Economics is not mentioned in the title of this book about the history of American competition policy. Score one for truth in advertising. From time to time Rudolph Peritz, a professor at the New York Law School, mentions some economic theory or doctrine. But Peritz is to economics what Al Gore is to environmental science: an immense chasm separates what the man thinks he knows from what he actually knows.
For example, Peritz declares that there were no free markets, given the enormous inequality of bargaining power between natural persons who labored and corporate persons who hired and fired them (p. 95). Evidently, Peritz regards inequality of bargaining power as a self-defining concept. He seems to think that a corporation whose assets exceed the personal wealth of a worker has greater bargaining power than the worker.
Any B student in an introductory microeconomics class could tell Peritz that a worker possessing only the most modest wealth has quite a lot of bargaining power if two or more employers are interested in acquiring that workers services. If Kmart offers Homer Simpson only $9 per hour while Sears stands ready to pay him $10 per hour for the same kind of effort, no firm has undue bargaining power over Simpson. Indeed, it is only because several massive conglomerations of assets exist that Simpson enjoys as much bargaining power as he does. Bargaining power comes from options, and options come from workers freedom to choose where to work, employers freedom to choose whom to hire and fire, and firms freedom to use their properties in any peaceful way they believe will maximize asset values.
Any A student in the same economics class could scold Peritz for asserting that free markets exist only when bargaining power is equal. If Simpson had, by some measure, less bargaining power than large firms, this condition would be unfortunate for Simpson. However, this inequality by itself would not mean that the market is not free. Free markets exist whenever some minimum respect for private property rights prevails and government does not interfere with the peaceful use and voluntary exchange of these rights. As long as humans exist, each will have ample opportunity for mutually advantageous exchanges with others. Bargaining power determines only the distribution of the resulting gains from trade. Nothing in either the theory or the practice of free markets requires that the gains from trade always, or even generally, be divided equally.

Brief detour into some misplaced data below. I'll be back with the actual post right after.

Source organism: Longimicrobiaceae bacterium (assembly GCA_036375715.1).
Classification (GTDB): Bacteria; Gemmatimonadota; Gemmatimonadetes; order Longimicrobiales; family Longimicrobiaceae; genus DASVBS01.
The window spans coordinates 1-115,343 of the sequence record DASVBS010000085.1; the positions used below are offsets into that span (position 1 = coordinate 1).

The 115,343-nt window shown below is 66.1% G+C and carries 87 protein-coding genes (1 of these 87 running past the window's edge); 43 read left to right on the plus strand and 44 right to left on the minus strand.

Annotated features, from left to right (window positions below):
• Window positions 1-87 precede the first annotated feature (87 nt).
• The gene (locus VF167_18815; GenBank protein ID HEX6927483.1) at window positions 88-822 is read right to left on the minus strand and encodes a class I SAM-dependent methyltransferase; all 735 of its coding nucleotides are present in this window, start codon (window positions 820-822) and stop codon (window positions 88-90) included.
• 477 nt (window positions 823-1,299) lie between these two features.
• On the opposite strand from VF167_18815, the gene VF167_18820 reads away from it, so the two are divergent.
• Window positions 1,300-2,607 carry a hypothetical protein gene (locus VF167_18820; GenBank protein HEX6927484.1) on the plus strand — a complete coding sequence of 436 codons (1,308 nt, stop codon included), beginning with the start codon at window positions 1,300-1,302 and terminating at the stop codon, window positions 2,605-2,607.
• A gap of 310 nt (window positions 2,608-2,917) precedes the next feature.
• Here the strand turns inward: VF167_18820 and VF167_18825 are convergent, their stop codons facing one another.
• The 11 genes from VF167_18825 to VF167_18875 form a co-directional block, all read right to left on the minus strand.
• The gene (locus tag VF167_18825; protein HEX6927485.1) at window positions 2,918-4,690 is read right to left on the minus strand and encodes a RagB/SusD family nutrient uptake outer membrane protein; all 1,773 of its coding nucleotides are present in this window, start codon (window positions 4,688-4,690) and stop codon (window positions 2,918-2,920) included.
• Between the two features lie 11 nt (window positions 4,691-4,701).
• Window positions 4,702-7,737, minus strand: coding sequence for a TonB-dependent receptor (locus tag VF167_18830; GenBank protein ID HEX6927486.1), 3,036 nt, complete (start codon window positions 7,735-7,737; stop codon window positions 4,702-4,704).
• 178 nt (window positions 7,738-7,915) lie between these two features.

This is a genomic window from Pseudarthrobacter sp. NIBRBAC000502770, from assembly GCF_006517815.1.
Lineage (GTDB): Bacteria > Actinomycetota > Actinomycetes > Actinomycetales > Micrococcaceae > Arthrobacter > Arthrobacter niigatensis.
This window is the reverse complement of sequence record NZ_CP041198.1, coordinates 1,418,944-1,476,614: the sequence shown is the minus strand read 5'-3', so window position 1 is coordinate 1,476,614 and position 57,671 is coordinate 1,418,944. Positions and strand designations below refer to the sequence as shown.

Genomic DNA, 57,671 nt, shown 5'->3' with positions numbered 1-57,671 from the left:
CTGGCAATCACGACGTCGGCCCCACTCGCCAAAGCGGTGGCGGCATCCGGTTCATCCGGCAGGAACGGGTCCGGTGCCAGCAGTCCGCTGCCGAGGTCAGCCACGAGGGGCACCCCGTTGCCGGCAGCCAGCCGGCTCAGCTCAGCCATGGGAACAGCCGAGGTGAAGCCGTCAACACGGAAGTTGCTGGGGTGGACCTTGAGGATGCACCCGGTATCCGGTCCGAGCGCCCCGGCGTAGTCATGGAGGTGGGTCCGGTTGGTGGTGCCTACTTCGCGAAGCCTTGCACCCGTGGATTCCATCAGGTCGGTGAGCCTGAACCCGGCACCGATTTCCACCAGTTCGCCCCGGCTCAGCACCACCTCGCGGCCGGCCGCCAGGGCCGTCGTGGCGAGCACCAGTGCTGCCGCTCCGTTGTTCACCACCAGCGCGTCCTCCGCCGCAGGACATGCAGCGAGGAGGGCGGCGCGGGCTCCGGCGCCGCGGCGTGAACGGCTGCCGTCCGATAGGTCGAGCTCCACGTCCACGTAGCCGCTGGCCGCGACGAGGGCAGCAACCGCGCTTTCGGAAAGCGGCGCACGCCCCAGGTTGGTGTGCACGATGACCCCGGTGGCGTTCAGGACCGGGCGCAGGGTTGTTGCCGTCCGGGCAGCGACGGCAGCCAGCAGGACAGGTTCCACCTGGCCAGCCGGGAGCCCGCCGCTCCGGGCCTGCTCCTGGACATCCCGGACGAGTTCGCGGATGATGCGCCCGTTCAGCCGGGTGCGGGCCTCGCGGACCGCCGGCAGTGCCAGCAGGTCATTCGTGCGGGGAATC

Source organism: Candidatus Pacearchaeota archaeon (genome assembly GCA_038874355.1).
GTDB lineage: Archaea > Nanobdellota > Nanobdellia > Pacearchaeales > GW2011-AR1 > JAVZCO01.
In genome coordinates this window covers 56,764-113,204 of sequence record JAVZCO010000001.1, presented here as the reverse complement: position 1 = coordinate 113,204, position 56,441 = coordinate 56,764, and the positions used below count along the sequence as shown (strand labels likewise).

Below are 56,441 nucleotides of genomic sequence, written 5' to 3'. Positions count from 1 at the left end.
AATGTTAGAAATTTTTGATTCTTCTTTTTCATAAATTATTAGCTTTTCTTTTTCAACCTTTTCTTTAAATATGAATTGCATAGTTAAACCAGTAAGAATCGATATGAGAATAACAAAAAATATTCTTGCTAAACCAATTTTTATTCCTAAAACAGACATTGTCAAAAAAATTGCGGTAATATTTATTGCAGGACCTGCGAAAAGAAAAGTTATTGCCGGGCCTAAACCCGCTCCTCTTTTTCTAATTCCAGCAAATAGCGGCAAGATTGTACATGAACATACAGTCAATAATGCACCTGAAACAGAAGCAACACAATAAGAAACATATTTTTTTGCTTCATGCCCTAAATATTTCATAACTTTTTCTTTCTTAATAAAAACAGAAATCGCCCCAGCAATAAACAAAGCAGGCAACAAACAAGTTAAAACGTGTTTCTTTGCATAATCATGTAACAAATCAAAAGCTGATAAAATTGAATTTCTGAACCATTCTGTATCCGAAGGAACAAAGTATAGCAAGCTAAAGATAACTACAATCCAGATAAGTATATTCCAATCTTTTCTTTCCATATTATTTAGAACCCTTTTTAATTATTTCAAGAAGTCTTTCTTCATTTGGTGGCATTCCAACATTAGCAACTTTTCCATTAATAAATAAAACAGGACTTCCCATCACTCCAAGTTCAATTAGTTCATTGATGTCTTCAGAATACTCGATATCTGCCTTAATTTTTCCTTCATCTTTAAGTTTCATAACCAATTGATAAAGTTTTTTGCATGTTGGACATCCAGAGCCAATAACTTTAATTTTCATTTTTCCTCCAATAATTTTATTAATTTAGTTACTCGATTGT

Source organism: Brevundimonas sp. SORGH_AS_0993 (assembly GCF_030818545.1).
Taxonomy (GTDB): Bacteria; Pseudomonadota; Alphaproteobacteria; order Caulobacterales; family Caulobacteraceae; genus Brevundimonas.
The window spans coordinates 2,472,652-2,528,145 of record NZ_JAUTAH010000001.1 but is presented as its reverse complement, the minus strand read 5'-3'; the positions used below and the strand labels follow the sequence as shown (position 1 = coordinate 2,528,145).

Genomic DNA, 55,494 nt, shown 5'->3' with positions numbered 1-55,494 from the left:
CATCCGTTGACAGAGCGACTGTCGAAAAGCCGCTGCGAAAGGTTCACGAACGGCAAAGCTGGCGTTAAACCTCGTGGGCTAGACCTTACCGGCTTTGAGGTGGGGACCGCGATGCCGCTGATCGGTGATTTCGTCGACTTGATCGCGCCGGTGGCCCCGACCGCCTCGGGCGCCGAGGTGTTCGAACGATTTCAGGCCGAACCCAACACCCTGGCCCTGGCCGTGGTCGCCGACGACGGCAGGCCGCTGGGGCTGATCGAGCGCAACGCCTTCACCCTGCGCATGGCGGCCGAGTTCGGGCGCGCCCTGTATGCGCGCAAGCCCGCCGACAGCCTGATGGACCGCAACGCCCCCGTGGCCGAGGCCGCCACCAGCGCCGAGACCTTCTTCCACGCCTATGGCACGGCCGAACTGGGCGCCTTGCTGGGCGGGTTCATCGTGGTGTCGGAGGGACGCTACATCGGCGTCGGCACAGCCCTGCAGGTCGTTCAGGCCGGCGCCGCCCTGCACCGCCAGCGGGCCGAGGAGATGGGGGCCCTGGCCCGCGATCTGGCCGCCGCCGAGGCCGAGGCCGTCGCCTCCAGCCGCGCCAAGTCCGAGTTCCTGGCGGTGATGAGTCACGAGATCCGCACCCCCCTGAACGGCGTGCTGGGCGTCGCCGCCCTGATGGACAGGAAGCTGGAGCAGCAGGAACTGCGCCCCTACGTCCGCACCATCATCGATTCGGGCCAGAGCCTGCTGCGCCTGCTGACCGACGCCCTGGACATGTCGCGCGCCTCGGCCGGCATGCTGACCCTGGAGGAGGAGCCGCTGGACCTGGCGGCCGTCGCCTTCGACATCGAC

Although Peritzs book is not one to read for economic enlightenment, its subtitle does accurately promise to convey some history. Specifically, the book is a legal history of competition law and policy in the United States since 1888. But it is a peculiar history. It is a history only of lawyerly words. Peritz has combed impressive amounts of legal materialslegislative histories, committee reports, statutes, case briefs, and court opinions. He serves them up here. But this meal is the potato without the steak. The more important historyor, at least, a necessary complement to Peritzs history of lawyerly wordsis the history of what the lawyers were referring to.